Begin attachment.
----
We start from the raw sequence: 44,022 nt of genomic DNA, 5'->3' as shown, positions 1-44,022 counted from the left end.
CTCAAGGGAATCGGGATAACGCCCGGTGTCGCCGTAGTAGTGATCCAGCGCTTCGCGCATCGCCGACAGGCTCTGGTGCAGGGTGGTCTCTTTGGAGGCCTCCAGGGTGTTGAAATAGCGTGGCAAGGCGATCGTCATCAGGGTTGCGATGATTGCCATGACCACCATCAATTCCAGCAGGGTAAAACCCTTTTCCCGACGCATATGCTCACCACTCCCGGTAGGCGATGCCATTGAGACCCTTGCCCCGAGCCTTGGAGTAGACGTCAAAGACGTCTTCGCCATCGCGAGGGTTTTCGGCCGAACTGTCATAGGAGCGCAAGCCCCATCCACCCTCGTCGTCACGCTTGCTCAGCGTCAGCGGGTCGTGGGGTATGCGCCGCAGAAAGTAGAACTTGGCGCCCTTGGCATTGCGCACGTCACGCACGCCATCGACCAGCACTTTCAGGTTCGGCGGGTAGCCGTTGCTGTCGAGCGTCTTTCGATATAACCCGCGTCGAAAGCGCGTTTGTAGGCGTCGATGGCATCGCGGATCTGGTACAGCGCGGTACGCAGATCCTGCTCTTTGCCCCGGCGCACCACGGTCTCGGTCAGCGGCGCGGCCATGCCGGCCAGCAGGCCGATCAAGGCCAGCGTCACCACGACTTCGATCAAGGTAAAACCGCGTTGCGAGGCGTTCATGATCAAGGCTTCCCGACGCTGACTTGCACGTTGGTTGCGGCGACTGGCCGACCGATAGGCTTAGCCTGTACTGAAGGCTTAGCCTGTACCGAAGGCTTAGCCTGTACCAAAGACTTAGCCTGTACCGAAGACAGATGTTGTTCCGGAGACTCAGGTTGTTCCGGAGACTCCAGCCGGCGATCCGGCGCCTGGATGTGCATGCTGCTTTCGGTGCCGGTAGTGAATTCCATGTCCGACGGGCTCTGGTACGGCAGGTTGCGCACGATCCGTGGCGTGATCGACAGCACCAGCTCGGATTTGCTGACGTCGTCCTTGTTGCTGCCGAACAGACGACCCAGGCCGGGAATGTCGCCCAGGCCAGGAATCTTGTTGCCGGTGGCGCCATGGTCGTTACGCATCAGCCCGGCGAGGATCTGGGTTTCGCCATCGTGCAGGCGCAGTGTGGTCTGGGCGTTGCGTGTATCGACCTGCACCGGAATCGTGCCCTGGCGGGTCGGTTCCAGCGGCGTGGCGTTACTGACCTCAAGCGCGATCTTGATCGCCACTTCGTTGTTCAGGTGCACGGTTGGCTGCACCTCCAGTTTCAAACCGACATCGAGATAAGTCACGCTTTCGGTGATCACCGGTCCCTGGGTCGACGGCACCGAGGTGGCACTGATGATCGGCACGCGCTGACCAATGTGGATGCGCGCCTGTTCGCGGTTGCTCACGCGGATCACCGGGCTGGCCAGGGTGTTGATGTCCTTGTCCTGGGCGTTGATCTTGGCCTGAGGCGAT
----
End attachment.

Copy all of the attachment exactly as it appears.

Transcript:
We start from the raw sequence: 44,022 nt of genomic DNA, 5'->3' as shown, positions 1-44,022 counted from the left end.
CTCAAGGGAATCGGGATAACGCCCGGTGTCGCCGTAGTAGTGATCCAGCGCTTCGCGCATCGCCGACAGGCTCTGGTGCAGGGTGGTCTCTTTGGAGGCCTCCAGGGTGTTGAAATAGCGTGGCAAGGCGATCGTCATCAGGGTTGCGATGATTGCCATGACCACCATCAATTCCAGCAGGGTAAAACCCTTTTCCCGACGCATATGCTCACCACTCCCGGTAGGCGATGCCATTGAGACCCTTGCCCCGAGCCTTGGAGTAGACGTCAAAGACGTCTTCGCCATCGCGAGGGTTTTCGGCCGAACTGTCATAGGAGCGCAAGCCCCATCCACCCTCGTCGTCACGCTTGCTCAGCGTCAGCGGGTCGTGGGGTATGCGCCGCAGAAAGTAGAACTTGGCGCCCTTGGCATTGCGCACGTCACGCACGCCATCGACCAGCACTTTCAGGTTCGGCGGGTAGCCGTTGCTGTCGAGCGTCTTTCGATATAACCCGCGTCGAAAGCGCGTTTGTAGGCGTCGATGGCATCGCGGATCTGGTACAGCGCGGTACGCAGATCCTGCTCTTTGCCCCGGCGCACCACGGTCTCGGTCAGCGGCGCGGCCATGCCGGCCAGCAGGCCGATCAAGGCCAGCGTCACCACGACTTCGATCAAGGTAAAACCGCGTTGCGAGGCGTTCATGATCAAGGCTTCCCGACGCTGACTTGCACGTTGGTTGCGGCGACTGGCCGACCGATAGGCTTAGCCTGTACTGAAGGCTTAGCCTGTACCGAAGGCTTAGCCTGTACCAAAGACTTAGCCTGTACCGAAGACAGATGTTGTTCCGGAGACTCAGGTTGTTCCGGAGACTCCAGCCGGCGATCCGGCGCCTGGATGTGCATGCTGCTTTCGGTGCCGGTAGTGAATTCCATGTCCGACGGGCTCTGGTACGGCAGGTTGCGCACGATCCGTGGCGTGATCGACAGCACCAGCTCGGATTTGCTGACGTCGTCCTTGTTGCTGCCGAACAGACGACCCAGGCCGGGAATGTCGCCCAGGCCAGGAATCTTGTTGCCGGTGGCGCCATGGTCGTTACGCATCAGCCCGGCGAGGATCTGGGTTTCGCCATCGTGCAGGCGCAGTGTGGTCTGGGCGTTGCGTGTATCGACCTGCACCGGAATCGTGCCCTGGCGGGTCGGTTCCAGCGGCGTGGCGTTACTGACCTCAAGCGCGATCTTGATCGCCACTTCGTTGTTCAGGTGCACGGTTGGCTGCACCTCCAGTTTCAAACCGACATCGAGATAAGTCACGCTTTCGGTGATCACCGGTCCCTGGGTCGACGGCACCGAGGTGGCACTGATGATCGGCACGCGCTGACCAATGTGGATGCGCGCCTGTTCGCGGTTGCTCACGCGGATCACCGGGCTGGCCAGGGTGTTGATGTCCTTGTCCTGGGCGTTGATCTTGGCCTGAGGCGAT